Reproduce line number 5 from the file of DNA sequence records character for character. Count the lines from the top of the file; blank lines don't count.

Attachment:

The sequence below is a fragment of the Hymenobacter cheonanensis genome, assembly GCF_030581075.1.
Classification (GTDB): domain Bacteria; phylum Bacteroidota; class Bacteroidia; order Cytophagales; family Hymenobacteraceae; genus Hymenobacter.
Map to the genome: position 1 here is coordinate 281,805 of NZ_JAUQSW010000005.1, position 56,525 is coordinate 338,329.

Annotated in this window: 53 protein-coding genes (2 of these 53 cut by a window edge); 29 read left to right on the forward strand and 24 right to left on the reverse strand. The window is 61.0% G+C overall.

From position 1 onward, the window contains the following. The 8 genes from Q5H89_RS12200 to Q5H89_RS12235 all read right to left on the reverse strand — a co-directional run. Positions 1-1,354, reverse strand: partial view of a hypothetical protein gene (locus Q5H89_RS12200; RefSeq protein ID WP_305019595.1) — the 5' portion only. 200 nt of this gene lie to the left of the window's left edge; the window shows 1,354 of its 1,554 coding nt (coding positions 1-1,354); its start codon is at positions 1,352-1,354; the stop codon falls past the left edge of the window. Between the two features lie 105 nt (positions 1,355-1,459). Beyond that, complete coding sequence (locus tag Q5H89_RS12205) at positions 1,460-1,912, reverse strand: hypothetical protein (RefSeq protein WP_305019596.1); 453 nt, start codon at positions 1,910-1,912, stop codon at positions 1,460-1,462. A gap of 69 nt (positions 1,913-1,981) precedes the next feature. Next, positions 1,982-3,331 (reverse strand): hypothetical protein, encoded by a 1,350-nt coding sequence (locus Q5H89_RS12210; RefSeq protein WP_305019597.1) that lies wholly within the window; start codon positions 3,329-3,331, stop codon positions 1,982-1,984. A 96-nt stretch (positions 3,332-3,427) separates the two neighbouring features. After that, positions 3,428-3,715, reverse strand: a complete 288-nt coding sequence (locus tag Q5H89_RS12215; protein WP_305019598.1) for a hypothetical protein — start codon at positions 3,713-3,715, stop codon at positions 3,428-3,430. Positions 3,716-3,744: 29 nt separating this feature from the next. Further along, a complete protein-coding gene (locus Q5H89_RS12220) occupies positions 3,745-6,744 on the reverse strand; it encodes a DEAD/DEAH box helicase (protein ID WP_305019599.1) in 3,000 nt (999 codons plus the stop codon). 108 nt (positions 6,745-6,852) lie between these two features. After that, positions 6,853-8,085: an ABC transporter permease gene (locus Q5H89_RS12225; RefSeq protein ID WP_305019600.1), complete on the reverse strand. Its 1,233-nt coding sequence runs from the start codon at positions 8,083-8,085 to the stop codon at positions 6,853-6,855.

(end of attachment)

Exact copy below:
From position 1 onward, the window contains the following. The 8 genes from Q5H89_RS12200 to Q5H89_RS12235 all read right to left on the reverse strand — a co-directional run. Positions 1-1,354, reverse strand: partial view of a hypothetical protein gene (locus Q5H89_RS12200; RefSeq protein ID WP_305019595.1) — the 5' portion only. 200 nt of this gene lie to the left of the window's left edge; the window shows 1,354 of its 1,554 coding nt (coding positions 1-1,354); its start codon is at positions 1,352-1,354; the stop codon falls past the left edge of the window. Between the two features lie 105 nt (positions 1,355-1,459). Beyond that, complete coding sequence (locus tag Q5H89_RS12205) at positions 1,460-1,912, reverse strand: hypothetical protein (RefSeq protein WP_305019596.1); 453 nt, start codon at positions 1,910-1,912, stop codon at positions 1,460-1,462. A gap of 69 nt (positions 1,913-1,981) precedes the next feature. Next, positions 1,982-3,331 (reverse strand): hypothetical protein, encoded by a 1,350-nt coding sequence (locus Q5H89_RS12210; RefSeq protein WP_305019597.1) that lies wholly within the window; start codon positions 3,329-3,331, stop codon positions 1,982-1,984. A 96-nt stretch (positions 3,332-3,427) separates the two neighbouring features. After that, positions 3,428-3,715, reverse strand: a complete 288-nt coding sequence (locus tag Q5H89_RS12215; protein WP_305019598.1) for a hypothetical protein — start codon at positions 3,713-3,715, stop codon at positions 3,428-3,430. Positions 3,716-3,744: 29 nt separating this feature from the next. Further along, a complete protein-coding gene (locus Q5H89_RS12220) occupies positions 3,745-6,744 on the reverse strand; it encodes a DEAD/DEAH box helicase (protein ID WP_305019599.1) in 3,000 nt (999 codons plus the stop codon). 108 nt (positions 6,745-6,852) lie between these two features. After that, positions 6,853-8,085: an ABC transporter permease gene (locus Q5H89_RS12225; RefSeq protein ID WP_305019600.1), complete on the reverse strand. Its 1,233-nt coding sequence runs from the start codon at positions 8,083-8,085 to the stop codon at positions 6,853-6,855.